Chicago democracy

Jim Geraghty writes that We’re Living in Post-Deliberative Democracy.  Maybe.  Or maybe it’s just Chicago-style politics, with the “radical” Alinsky tactics deployed on a grander scale.  Is it temporary or will its success breed imitation?   That’s the thing with tactics that coarsen the political process:  the ends are ephemeral but the means live on.

Michael Gerson, gun control supporter, argues that Obama’s Thursday night tantrum did measurable damage to the cause of gun control and to America’s system of political decision-making itself:

With his last election behind him, Obama is free to be Obama. And it appears that he is, deep down, a liberal commentator of the MSNBC variety — perhaps providing a preview of his post-presidency. The only apparent purpose of his gun speech was to incite the faithful by expressing a seething arrogance.

But it matters when the president of the United States decides that democratic persuasion is a fool’s game. It encourages the kind of will-to-power politics we see on the left and right. In this view, opponents are evil — entirely beyond the normal instruments of reason and good faith. So the only option is the collection and exercise of power.

When the main players in our politics give up on deliberative democracy, it feels like some Rubicon is being crossed. Our system is designed for leaders who make arguments for their views, seek compromise and try different policy angles to break logjams. And when they lose, their proper recourse is … to make more arguments, seek other compromises and try different policy angles.

It’s a great point, but Obama’s disinterest in seriously engaging with those who disagree been obvious for some time now – going back to his “I won” declaration in his first negotiations with Congressional Republicans. When the president wanted to pass Obamacare, he resorted to the Cornhusker kickback and reconciliation, as public skepticism and opposition remained solid. Immigration reform is enacted by executive order. The Iran deal gets rammed through despite House and Senate majorities opposing it; Obama dismissed opponents as warmongers who have “common cause” with Iranians chanting “death to America!” When the Senate wouldn’t confirm his nominees, he just declared them “recess appointments” even though the Senate isn’t in recess.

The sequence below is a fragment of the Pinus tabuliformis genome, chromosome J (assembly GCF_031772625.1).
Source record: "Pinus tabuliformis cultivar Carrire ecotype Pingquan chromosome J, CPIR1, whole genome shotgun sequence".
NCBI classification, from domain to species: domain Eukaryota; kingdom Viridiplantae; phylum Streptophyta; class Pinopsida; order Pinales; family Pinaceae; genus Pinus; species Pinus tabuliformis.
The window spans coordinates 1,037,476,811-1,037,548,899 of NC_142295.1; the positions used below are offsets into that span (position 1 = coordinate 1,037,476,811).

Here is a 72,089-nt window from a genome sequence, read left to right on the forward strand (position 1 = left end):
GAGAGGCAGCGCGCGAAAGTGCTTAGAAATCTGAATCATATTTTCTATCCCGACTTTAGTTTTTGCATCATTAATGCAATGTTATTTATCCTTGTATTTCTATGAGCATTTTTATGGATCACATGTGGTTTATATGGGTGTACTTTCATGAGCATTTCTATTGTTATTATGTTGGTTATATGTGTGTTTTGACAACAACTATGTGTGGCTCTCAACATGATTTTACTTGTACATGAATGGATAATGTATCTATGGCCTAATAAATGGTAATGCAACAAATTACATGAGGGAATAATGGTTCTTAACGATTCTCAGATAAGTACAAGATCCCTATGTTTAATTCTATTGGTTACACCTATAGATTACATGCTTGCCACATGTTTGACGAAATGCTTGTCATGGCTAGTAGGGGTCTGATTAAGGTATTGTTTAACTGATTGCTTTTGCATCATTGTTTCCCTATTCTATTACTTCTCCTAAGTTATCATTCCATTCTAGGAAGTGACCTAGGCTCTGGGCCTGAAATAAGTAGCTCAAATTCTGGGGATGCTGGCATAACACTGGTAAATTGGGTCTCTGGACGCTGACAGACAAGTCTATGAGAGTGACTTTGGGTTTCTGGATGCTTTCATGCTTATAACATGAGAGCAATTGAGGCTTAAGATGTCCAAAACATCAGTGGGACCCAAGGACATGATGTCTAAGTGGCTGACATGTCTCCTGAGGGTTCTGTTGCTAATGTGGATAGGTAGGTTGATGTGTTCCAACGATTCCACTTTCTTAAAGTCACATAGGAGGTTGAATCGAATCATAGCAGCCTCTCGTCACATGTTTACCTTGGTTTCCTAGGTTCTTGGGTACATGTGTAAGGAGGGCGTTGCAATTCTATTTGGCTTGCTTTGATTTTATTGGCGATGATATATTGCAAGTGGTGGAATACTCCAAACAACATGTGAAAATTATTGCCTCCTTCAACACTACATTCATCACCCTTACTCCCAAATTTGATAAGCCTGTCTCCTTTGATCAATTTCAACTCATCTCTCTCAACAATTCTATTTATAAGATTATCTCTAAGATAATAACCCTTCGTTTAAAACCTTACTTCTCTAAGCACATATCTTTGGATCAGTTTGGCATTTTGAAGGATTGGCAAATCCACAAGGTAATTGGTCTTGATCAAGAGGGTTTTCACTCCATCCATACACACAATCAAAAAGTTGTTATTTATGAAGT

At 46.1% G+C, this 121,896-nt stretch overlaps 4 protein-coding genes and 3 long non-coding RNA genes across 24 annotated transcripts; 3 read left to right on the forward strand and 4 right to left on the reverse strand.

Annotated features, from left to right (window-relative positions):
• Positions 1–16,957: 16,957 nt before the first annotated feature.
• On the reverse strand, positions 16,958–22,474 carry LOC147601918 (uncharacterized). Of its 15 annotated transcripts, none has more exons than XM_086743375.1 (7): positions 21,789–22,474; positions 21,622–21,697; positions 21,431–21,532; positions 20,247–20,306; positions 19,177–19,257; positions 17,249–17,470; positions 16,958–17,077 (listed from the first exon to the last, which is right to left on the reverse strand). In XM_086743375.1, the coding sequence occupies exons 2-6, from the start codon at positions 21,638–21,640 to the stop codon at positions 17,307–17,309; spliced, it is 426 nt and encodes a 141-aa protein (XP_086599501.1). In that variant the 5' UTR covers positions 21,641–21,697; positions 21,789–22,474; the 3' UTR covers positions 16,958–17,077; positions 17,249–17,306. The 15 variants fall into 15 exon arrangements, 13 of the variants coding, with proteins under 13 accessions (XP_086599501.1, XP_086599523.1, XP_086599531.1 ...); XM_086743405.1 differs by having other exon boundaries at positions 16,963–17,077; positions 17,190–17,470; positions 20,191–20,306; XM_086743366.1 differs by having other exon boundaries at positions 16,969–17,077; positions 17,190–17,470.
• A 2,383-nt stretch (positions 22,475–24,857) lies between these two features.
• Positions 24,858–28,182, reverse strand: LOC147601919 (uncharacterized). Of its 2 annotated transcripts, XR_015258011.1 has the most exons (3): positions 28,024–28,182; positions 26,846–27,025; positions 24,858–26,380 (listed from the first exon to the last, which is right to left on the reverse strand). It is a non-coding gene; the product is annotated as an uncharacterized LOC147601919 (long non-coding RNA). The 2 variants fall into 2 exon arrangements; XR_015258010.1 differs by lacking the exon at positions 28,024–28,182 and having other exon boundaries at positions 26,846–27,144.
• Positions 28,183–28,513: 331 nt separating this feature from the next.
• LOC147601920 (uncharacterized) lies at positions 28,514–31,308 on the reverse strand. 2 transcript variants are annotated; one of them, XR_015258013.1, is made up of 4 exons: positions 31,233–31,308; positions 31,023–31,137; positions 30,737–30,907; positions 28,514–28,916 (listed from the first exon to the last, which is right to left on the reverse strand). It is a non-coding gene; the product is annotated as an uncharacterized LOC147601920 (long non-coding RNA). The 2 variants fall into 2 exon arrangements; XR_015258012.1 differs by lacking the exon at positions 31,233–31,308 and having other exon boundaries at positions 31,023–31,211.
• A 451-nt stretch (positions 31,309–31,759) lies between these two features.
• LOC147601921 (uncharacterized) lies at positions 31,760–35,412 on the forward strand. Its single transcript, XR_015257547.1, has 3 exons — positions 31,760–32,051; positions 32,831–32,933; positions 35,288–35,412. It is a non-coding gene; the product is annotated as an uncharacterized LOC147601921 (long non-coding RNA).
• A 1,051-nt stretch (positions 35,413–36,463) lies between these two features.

Earlier this year, he dismissed his opponents as “the crazies.” His discussion of ISIS featured a lecture to Christians to get of their “high horse.”

Obama’s entire presidency is marked by statements and behavior that suggest he’s willing to engage and negotiate with the world’s most brutal regimes, like Iran, but he finds his American critics and opposing lawmakers too silly, extreme, or malevolent, inherently beyond the pale.

The man who bowed to the Saudi King is the same man who called on Latinos to “punish our enemies.”

The president who is so eager to pronounce “Pakistan” “Taliban” and “Koran” in the authentic style of locals dismisses his domestic critics as “teabaggers.”

There’s little sign this will change. The entire apparatus of the Democratic party – from DNC Chair Debbie Wasserman Schultz to MSNBC to the New York Times editorial board carry this same conviction that their opposition is self-evidently evil and not worthy of a real debate. Obama most likely successor, Hillary Clinton, goes long stretches without serious questioning from journalists and is proposing changing the nation’s gun laws through executive action.

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One Response to Chicago democracy

  1. Yes – quite so. The Progressives hate any regular form of governance – they want their will (their arbitrary will) to be the only “law”. And they do not believe that objective reality is any limit to what government (i.e. themselves) can achieve.

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